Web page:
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Profile Information

Gender: Female
Hometown: Oswego County, New York
Home country: USA
Current location: Lake Ontario Snow Belt
Member since: Fri Apr 23, 2004, 11:56 PM
Number of posts: 35,031

About Me

I've been a female working a "man's job" (mechanical engineer), stay at home Mom (6 kids), working Mom (6 kids to put through college), unemployed, underemployed, temporarily employed and now working from home! We live on an old, small farm with 2 dogs and 2 cats in the house, variable number of chickens out in the yard.

Journal Archives

My pharmacist is not worried about Ebola, he's worried about this:

Rapid Price Increases for Some Generic Drugs Catch Users by Surprise

Large price increases in the United States for vital medicines for the young, such as vaccines, have been mirrored by similar rises in some of the most basic treatments for older patients, like digoxin. Though there are many newer types of drugs to treat heart disease, for some patients there are no effective substitutes; digoxin is on the World Health Organization’s list of essential medicines.

In recent years, generics have curbed the rise of drug prices, saving the American health care system billions of dollars. After the patents for Lipitor, the cholesterol drug, and Ambien, the sleeping pill, expired in the last few years, for example, generics entered the market and prices plummeted.

But increasingly, experts say, the costs of some generic drugs are going the other way. The prices paid by pharmacies for some generic versions of Fiorinal with codeine (for migraines) and Synthroid (a thyroid medicine) as well as the generic steroid prednisolone have all more than doubled since last year, EvaluatePharma found. In January, the National Community Pharmacists Association called for a congressional hearing on generic drug prices, complaining that those for many essential medicines grew as much as “600, 1,000 percent or more” in recent years. The price jumps especially affected smaller pharmacies, which do not have the clout of big chains to bargain for discounts.


An older story, but one that is still relevant.

Much of the panic over Ebola is generated by information originally in the book,

The Hot Zone, by Richard Preston,


which was written in 1994 as a non-fiction thriller. He went on to write a fictional account of a bio weapon, Cobra Event and a non-fiction discussion of smallpox, The Demon in the Freezer. I read these books and interpreted them as an attempt to alert people to the need to have a well funded government agency studying emerging diseases and preparing against bio-warfare. It was to Mr. Preston's advantage to select the most horrifying facts to make his point. (Not that there is anything wrong or unusual with that - look at other recent books by other authors about say, the meat packing industry.) The film Outbreak was loosely based on the Hot Zone and of course we've had the recent movie Contagion as well.

That said, Mr. Presto's book was written in 1994. Here is a cell phone from 1994:

I would suggest that the information in The Hot Zone does not reflect the results of the 20 years of research since it was published.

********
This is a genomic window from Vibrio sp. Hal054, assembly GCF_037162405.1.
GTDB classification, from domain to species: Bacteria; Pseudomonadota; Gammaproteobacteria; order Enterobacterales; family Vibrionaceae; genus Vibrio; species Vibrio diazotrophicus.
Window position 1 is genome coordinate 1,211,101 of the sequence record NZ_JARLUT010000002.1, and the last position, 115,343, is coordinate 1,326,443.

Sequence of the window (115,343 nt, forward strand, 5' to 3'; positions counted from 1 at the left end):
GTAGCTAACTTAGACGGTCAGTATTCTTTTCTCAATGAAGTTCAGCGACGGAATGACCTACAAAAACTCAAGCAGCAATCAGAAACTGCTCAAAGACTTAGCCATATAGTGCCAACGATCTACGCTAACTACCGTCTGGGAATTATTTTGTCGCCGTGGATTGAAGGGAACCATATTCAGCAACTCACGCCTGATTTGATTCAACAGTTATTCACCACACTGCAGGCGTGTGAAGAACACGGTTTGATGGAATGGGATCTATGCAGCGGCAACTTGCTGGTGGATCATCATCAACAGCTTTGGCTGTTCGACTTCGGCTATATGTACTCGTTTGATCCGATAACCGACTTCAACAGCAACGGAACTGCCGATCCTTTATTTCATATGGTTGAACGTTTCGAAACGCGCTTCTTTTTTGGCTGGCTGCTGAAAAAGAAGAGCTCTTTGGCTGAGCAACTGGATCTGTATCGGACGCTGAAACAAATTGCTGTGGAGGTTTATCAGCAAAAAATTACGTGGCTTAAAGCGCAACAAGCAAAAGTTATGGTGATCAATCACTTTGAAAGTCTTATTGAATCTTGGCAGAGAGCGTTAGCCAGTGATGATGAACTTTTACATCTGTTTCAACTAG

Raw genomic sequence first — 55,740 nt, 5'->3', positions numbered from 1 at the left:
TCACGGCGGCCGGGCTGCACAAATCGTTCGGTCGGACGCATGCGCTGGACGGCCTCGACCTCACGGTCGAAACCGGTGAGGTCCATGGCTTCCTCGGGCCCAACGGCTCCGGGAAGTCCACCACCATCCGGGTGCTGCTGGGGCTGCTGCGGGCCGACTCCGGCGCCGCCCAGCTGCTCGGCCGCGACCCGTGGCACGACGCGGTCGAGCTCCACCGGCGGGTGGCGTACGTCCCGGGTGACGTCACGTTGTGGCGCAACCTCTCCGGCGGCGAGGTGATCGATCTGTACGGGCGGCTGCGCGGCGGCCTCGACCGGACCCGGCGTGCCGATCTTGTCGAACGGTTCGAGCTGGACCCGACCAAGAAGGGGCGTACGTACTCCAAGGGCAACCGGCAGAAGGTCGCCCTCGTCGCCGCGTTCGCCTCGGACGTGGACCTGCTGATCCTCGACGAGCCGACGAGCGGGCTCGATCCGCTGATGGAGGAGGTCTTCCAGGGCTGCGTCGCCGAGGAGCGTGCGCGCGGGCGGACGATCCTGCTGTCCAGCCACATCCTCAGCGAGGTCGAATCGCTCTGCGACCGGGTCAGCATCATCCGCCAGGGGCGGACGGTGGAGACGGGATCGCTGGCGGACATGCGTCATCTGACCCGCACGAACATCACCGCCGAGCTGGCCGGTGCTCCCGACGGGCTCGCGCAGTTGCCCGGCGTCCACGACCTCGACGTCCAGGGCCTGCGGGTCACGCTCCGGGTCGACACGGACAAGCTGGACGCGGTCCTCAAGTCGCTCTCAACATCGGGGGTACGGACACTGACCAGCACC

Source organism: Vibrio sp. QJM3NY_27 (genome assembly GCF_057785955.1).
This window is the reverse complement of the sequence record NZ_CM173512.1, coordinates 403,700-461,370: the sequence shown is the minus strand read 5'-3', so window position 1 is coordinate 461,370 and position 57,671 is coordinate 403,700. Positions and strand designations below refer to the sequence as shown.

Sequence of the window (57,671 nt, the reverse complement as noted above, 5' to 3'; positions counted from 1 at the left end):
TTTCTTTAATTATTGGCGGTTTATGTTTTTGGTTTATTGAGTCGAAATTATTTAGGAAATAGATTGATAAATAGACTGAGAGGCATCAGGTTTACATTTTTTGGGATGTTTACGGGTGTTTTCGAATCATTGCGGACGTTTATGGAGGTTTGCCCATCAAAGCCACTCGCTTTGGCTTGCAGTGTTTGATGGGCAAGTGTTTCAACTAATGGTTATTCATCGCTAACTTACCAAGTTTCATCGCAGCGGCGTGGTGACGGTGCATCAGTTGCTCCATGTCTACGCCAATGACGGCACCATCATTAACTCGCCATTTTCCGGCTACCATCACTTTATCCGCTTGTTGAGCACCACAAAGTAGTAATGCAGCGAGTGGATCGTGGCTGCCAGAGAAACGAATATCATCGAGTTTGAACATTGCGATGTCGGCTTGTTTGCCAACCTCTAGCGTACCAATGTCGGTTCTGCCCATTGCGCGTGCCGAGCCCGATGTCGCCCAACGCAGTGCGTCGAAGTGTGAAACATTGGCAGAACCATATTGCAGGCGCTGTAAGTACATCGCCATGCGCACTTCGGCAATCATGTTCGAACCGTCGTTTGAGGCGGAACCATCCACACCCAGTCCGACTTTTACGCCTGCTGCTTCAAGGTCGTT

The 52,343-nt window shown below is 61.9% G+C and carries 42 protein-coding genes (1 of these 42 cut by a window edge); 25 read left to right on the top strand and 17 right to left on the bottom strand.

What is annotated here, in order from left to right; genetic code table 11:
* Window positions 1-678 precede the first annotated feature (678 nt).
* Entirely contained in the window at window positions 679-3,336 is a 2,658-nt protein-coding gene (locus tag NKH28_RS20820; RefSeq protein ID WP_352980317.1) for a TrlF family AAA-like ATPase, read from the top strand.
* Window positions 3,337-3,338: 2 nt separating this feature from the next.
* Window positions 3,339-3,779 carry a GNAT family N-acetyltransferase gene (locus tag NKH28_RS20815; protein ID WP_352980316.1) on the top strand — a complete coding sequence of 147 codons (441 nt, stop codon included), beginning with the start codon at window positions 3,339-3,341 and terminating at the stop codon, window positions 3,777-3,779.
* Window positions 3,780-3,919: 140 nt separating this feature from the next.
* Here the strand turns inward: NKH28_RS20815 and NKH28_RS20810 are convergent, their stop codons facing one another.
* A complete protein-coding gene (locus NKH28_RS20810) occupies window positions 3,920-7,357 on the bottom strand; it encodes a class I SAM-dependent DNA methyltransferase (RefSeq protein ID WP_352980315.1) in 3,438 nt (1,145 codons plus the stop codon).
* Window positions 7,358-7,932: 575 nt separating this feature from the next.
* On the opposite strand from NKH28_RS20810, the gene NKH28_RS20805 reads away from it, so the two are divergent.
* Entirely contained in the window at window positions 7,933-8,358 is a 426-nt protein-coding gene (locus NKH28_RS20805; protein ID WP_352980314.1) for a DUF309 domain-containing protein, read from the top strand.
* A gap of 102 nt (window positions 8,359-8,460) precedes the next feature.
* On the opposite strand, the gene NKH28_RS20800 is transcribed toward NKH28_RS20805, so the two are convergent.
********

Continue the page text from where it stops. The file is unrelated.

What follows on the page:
We're fighting Ebola here because Republicans cut the budget for fighting it there.

Will we be shutting down schools now every time a little kid barfs?

My husband just solved the Ebola crisis: get Republicans in Congress to retroactively

fund the CDC and NIH.

Can someone tell me how to send this link to Texas Presbyterian?



When's the best time to get a flu shot?

It's not gridlock - "gridlock" implies that all parties are

equally at fault, and that all parties are trying to get somewhere. What we have is one party determined that no one goes anywhere - except maybe in reverse. So what do you call that?

"Firestone Did What Governments Have Not: Stopped Ebola In Its Tracks"

Harbel is a company town not far from the capital city of Monrovia. It was named in 1926 after the founder of the Firestone Tire and Rubber Company, Harvey and his wife, Idabelle. Today, Firestone workers and their families make up a community of 80,000 people across the plantation.

Firestone detected its first Ebola case on March 30, when an employee's wife arrived from northern Liberia. She'd been caring for a disease-stricken woman and was herself diagnosed with the disease. Since then Firestone has done a remarkable job of keeping the virus at bay. It built its own treatment center and set up a comprehensive response that's managed to quickly stop transmission. Dr. Brendan Flannery, the head of the U.S. Centers for Disease Control and Prevention's team in Liberia, has hailed Firestone's efforts as resourceful, innovative and effective.

Currently the only Ebola cases on the sprawling, 185-square-mile plantation are in patients who come from neighboring towns.


Forgive me if this story has already been linked here, but in light of some of the comments I'm reading here on DU, this story bears repeating. No Level 4 containment, no quarantine, just money to hire enough people to do the job.

Serious question, just out of curiosity -

can someone explain the difference to me between a virus spread by coughing or sneezing, and a virus that goes airborne? Or is that what going airborne means? Does it have anything to do with how long a virus can survive outside of a warm body?

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